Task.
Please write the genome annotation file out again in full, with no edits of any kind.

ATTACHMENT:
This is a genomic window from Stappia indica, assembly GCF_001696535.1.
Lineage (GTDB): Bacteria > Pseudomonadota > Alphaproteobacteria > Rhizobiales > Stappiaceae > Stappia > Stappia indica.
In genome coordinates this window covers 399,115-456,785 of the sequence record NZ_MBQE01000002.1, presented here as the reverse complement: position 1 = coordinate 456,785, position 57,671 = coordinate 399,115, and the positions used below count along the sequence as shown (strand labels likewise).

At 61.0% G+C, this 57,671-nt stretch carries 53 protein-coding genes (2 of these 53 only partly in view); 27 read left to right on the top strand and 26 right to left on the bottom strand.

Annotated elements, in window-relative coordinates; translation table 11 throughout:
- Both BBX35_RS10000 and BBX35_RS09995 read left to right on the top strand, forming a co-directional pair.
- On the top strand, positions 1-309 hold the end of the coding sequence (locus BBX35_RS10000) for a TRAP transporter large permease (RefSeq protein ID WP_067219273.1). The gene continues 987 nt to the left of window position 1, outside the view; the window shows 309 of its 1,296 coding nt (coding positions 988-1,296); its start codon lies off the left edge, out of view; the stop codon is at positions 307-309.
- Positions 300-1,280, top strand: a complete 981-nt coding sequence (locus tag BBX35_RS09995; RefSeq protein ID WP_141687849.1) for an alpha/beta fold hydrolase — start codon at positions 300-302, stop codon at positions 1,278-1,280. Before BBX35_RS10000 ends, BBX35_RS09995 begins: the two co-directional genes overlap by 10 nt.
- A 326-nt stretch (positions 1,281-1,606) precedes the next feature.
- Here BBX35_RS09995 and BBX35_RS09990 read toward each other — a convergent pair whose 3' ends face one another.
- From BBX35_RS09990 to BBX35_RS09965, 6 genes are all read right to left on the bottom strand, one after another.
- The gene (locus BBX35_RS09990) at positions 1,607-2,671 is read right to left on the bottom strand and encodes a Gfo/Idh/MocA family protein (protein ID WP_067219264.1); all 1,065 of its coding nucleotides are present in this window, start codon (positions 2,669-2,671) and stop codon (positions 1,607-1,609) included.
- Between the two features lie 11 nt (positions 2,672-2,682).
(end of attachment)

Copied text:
This is a genomic window from Stappia indica, assembly GCF_001696535.1.
Lineage (GTDB): Bacteria > Pseudomonadota > Alphaproteobacteria > Rhizobiales > Stappiaceae > Stappia > Stappia indica.
In genome coordinates this window covers 399,115-456,785 of the sequence record NZ_MBQE01000002.1, presented here as the reverse complement: position 1 = coordinate 456,785, position 57,671 = coordinate 399,115, and the positions used below count along the sequence as shown (strand labels likewise).

At 61.0% G+C, this 57,671-nt stretch carries 53 protein-coding genes (2 of these 53 only partly in view); 27 read left to right on the top strand and 26 right to left on the bottom strand.

Annotated elements, in window-relative coordinates; translation table 11 throughout:
- Both BBX35_RS10000 and BBX35_RS09995 read left to right on the top strand, forming a co-directional pair.
- On the top strand, positions 1-309 hold the end of the coding sequence (locus BBX35_RS10000) for a TRAP transporter large permease (RefSeq protein ID WP_067219273.1). The gene continues 987 nt to the left of window position 1, outside the view; the window shows 309 of its 1,296 coding nt (coding positions 988-1,296); its start codon lies off the left edge, out of view; the stop codon is at positions 307-309.
- Positions 300-1,280, top strand: a complete 981-nt coding sequence (locus tag BBX35_RS09995; RefSeq protein ID WP_141687849.1) for an alpha/beta fold hydrolase — start codon at positions 300-302, stop codon at positions 1,278-1,280. Before BBX35_RS10000 ends, BBX35_RS09995 begins: the two co-directional genes overlap by 10 nt.
- A 326-nt stretch (positions 1,281-1,606) precedes the next feature.
- Here BBX35_RS09995 and BBX35_RS09990 read toward each other — a convergent pair whose 3' ends face one another.
- From BBX35_RS09990 to BBX35_RS09965, 6 genes are all read right to left on the bottom strand, one after another.
- The gene (locus BBX35_RS09990) at positions 1,607-2,671 is read right to left on the bottom strand and encodes a Gfo/Idh/MocA family protein (protein ID WP_067219264.1); all 1,065 of its coding nucleotides are present in this window, start codon (positions 2,669-2,671) and stop codon (positions 1,607-1,609) included.
- Between the two features lie 11 nt (positions 2,672-2,682).